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1076 Grant Place
Boulder, CO, 80302
United States

720-432-7850

Heartseed Health in Boulder, CO is an acupuncture and counseling practice offering holistic and integrative care. We can support you with medicine grounded in spirit and rooted in science.

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Blog

The Magic of Meaning and Community

Dr. Noah K. Goldstein, DACM L.Ac.

We all benefit from support in finding meaning and creating community. We’re honored that you’ve chosen to be a part of the Heartseed Community. We’re working towards creating more offerings that can bring us together in more tangible ways, like the ongoing New Moon Women’s Dance, the pickle party last week, and the upcoming Mama Movement Class Series and Council of Fathers group.

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Miso Soup for Breakfast?

Dr. Noah K. Goldstein, DACM L.Ac.

We start off Monday mornings with our Mood Boost dance party. We also start our weeks off with a special breakfast: Vegetable Miso Soup. Because variety is the spice of life and an important part of a healthy diet, and because we didn’t want our kids eating cereal every morning, we started a breakfast rotation, so we eat different things on different days of the week.

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Pickling the Summer

Dr. Noah K. Goldstein, DACM L.Ac.

Her bright eyes glistened with curiosity as she watched the experienced hands of her grandmother gather the ingredients: brine, dill, garlic, grape leaves from a nearby friend, and of course freshly harvested cucumbers. Hazel’s small hands reached for the green skinned cucumbers, feeling the bumps and ridges beneath her young fingers as she wiggled them into the jar playing the original multi-dimensional version of Tetris. The mystery of the pickle is unravelling as Hazel learns the craft of fermentation.

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Late-Summer's Transition

Dr. Noah K. Goldstein, DACM L.Ac.

As we coast into August, riding waves of heat, we notice a subtle shift in the air. There’s a sense that something is changing, almost as though summer is coming to an end. Yes, we still have some of the hottest moments of the year ahead of us, but there’s something different about this time of year, it has its own quality. It's Late-Summer, a fifth season in the paradigm of Chinese Medicine. 

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Love is the Answer

Dr. Noah K. Goldstein, DACM L.Ac.

Really, Love is the answer.

When it comes to relationships,
Love is the foundation.

And while it may seem obvious, and it may be cliche,
If and when we're able to access and feel into the love, amidst the conflict, amidst the pain, amidst the discord and disconnect, then everything will be a lot more likely to turn out okay.

We ask you to take a moment right now, while you're staring at your phone or sitting in front of your computer,
and with whatever cynicism or self consciousness that's there,

Place your hand on your chest and feel your heart.
Bring into your mind something or someone or some place you love.
And maybe, feel a smile spread across your face or a softness settle into your body.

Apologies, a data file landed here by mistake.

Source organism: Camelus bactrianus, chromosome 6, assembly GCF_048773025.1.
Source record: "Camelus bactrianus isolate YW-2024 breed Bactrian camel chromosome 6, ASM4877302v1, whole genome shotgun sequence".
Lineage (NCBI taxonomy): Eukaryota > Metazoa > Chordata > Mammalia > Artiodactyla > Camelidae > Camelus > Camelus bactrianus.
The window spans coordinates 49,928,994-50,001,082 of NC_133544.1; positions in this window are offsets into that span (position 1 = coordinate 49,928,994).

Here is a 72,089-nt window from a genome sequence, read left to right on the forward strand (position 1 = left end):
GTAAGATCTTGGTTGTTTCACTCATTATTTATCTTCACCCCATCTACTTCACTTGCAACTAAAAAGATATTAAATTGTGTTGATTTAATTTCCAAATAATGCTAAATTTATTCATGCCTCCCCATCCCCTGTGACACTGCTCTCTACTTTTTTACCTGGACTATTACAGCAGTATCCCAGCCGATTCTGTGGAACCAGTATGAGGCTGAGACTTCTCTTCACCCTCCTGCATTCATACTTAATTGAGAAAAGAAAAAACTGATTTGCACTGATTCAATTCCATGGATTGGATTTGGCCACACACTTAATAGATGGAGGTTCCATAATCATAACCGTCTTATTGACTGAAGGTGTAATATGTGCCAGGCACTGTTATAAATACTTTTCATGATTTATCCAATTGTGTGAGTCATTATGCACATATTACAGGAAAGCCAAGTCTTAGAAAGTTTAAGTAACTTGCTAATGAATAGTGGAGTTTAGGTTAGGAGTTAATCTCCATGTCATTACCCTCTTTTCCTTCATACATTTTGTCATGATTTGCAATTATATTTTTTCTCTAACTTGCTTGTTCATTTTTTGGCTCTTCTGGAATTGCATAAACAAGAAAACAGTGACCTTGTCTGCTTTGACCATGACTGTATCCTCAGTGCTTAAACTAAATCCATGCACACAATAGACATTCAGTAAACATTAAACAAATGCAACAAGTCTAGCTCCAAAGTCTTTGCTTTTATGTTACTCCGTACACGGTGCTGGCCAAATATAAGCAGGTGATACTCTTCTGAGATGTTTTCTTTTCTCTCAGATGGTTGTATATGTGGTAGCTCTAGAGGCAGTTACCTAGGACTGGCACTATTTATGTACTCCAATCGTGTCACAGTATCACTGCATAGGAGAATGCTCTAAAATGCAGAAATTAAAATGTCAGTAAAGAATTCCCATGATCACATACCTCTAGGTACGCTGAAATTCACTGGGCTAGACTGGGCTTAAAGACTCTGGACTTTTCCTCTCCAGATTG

And for the rest of the day, whatever happens, you'll always have your hand and your chest with you.
You can't forget to bring them along.

And let this love which you're feeling right now,
Let it move you to stop and notice the flowers, the particular quality of light through the trees.

Explore all the ways you can express your love today, even if just for yourself.

Is it okay to hurt the people you love?

Dr. Noah K. Goldstein, DACM L.Ac.

Yes. It’s okay to hurt the people you love.

“Wait, what?! Did they actually say that?”

Yes.

Given that part of being human is making mistakes and reacting poorly to emotionally charged situations when we’re under-resourced, hurting people is inevitable. Just as conflict is inevitable.

Often we hurt the people we care about most, our partners, parents, children, siblings, coworkers.

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Believe it or not, hurting people is not a problem. The problem is failing to repair.

Relationships with people we love and care about are usually resilient and strong. They can weather a lot. Amongst the things that keep relationships healthy, perhaps the most important is repair.

So, what does it mean to repair and how do we do it?

Repair is the term used to describe the process of reconnecting and fixing a bond that has been hurt.

First we have to acknowledge the other person’s pain and our role in their pain.

Then we have to make amends. Carefully discuss and explore what happened and why and how things need to happen differently in the future. We say carefully because, well, sometimes in the process of discussing and exploring things we can get reactivated.

Then we make a promise to do our best to change our ways.

Simple, yet not so simple work we all need to be doing.

So, while you can certainly try to avoid hurting people, what’s most important is what you do after it happens.

After you fight, and after you make up, it’s always nice to dance…

Living in Joyful Relationship with the World

Dr. Noah K. Goldstein, DACM L.Ac.

We’re supporting the emergence of a bigger community of people who live with reverence and love and in beautiful and joyful relationships.

Relationships are fundamentally about connection and exchange. 

About give and take - offering and receiving. 

What’s most profound and fascinating to me is that attitude makes all the difference.

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